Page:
South West Tennessee Community College
South West Tennessee Community College (Courtesy) Credit: Lance Murphey

Back in 2019 in Memphis, when Mia A. was beginning her freshman year at Southwest Tennessee Community College, she felt like she had unlimited opportunities. Yes, her parents weren’t particularly supportive of more schooling after high school. The biggest problem was Mia’s father. African American and raised in Chicago, he received disability assistance for his back and neck pain, a burden carried from his work as a custodian. Mia’s mother had immigrated from North Africa with a certificate in cosmetology. Both wanted Mia to work to help support the family. But from an early age, Mia was enchanted by learning. “Books, I loved books,” she told me. “I write poetry, and my teachers encouraged me, and I just want to write more.” She also had the good fortune to live in Tennessee, the first state in the nation to offer free tuition at community colleges for in-state high school graduates, save for the undocumented. So Mia had a chance to move forward despite any parental misgivings.

She attended classes at Southwest’s main campus and loved the grounds and the beautiful library. Mia was easily completing her college-level work. After beginning her studies in the fall of 2018, she not only learned to navigate the rules and requirements of the institution, but also qualified for the dean’s list thanks to her high grades.

The young woman had been accepted to the University of Memphis, a four-year public institution, back in high school. But Mia’s father hadn’t allowed her to attend straight from high school. Even if he had, her high school counselor had encouraged even top students like Mia to take the free ride at community college, which many students across the country are doing, hoping to save about half the college cost by getting a community college associate’s degree first before transferring to a four-year university. To Mia, the free tuition seemed like a once-in-a-lifetime opportunity. Fueled by her enthusiasm, she spent the summer before her first semester at Southwest commuting an hour by bus to attend college preparation courses.

Her ultimate goal was to earn a bachelor’s degree in psychology and begin a career helping school-age children make it through the same kinds of struggles, such as poverty, violence, and housing instability, that she had experienced growing up in Memphis. The road to transferring between Southwest and the University of Memphis, however, would be steep. The community college recorded a transfer-out rate of well below 10 percent.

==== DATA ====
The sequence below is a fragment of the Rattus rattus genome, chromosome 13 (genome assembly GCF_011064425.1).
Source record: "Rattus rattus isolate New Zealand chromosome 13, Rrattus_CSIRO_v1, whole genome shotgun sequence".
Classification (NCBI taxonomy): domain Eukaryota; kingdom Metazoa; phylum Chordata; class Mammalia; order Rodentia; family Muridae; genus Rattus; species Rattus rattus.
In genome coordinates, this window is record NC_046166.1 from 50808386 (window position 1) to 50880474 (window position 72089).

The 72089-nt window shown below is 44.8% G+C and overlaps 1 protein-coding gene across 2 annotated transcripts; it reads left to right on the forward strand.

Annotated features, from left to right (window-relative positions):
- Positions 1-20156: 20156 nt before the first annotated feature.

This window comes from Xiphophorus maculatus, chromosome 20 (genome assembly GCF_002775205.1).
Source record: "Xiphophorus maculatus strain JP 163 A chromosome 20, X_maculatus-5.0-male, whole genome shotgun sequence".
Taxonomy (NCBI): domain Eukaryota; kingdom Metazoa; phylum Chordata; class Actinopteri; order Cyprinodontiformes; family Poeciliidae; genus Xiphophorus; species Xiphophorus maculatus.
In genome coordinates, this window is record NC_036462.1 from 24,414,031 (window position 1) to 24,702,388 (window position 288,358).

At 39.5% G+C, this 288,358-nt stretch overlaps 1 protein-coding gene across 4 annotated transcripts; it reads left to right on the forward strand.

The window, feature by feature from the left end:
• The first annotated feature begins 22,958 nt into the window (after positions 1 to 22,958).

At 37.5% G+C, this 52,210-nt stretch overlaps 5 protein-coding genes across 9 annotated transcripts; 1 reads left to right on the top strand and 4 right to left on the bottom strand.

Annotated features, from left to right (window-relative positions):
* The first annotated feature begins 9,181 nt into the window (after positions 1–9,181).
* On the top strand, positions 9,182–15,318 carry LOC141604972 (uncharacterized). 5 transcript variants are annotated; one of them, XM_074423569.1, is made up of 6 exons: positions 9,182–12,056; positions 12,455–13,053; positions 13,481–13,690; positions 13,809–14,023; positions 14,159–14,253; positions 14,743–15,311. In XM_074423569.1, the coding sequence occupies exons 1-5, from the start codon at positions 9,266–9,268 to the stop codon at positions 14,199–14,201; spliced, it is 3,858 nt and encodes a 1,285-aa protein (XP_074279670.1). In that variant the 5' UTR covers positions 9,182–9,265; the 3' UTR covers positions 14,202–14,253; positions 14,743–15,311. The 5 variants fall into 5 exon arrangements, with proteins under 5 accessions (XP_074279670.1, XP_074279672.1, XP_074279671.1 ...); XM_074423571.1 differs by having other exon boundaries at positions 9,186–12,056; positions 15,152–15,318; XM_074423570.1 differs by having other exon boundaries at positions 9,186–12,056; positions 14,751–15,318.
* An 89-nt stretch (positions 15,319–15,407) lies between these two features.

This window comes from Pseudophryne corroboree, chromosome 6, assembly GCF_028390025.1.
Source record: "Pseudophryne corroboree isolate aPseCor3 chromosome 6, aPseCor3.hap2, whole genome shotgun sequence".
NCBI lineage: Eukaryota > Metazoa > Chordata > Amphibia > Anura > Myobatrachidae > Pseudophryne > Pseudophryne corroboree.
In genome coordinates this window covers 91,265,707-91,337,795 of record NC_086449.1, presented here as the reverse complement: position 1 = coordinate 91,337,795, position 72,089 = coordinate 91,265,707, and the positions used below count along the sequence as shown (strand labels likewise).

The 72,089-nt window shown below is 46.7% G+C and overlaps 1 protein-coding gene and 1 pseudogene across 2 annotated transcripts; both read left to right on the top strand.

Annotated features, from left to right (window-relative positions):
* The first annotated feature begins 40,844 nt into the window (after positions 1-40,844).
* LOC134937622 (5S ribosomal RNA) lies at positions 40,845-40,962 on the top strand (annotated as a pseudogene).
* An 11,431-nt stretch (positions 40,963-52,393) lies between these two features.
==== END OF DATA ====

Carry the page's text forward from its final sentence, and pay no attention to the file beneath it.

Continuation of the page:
In a poor, southern region like the Memphis metropolitan area, attending community college is a significant achievement. Among graduates of the local public school system, little more than half pursue any higher education. At Southwest, only 10 percent of those who enroll complete their associate’s degree, despite the free tuition. While Mia graduated fifth in her high school class, she tested below college level in reading and math.

President Joe Biden has proposed to guarantee two free years of community college nationwide, with costs shared between the federal government and the states. The first lady, Jill Biden, teaches at a community college and is committed to the plan, which is part of the massive infrastructure package the administration unveiled in March. Still, passage is uncertain in a Congress that Democrats control by only the slimmest of margins.

Importantly, the Biden administration’s free community college plan also calls for increased funding and incentives for so-called wraparound services such as counseling, child care, transportation assistance, and the like. Such services are hardly incidental. For at-risk students like Mia, they frequently turn out to make all the difference between success and failure. (I’m not identifying a few of the students and their families in this article to protect their privacy and encourage more openness. I used a similar technique in my book on Detroit, Broke: Hardship and Resilience in a City of Broken Promises.)

Mia and her classmates need the new president’s help, because without more support, not only will students suffer, but the country will, too.

Access to the economic ladder provided by a community college degree has propelled graduates into higher-skilled jobs that generate higher tax revenues. Following the Great Recession, jobs for workers with post-secondary degrees led the recovery. In many ways, now that the country is emerging from the pandemic, it remains the community college moment.

When universal high school education was created early in the last century, there was a national recognition that the economy and the country demanded a workforce with those skills—math, literacy, writing, and so on. Today, it is increasingly accepted wisdom—rightfully so—that some kind of post-secondary education is just as vital and that community colleges have never been more important to all of our economic futures. This is the story of how hard it is to get that education, even with the promise of free tuition, and how the pandemic has made it more difficult still.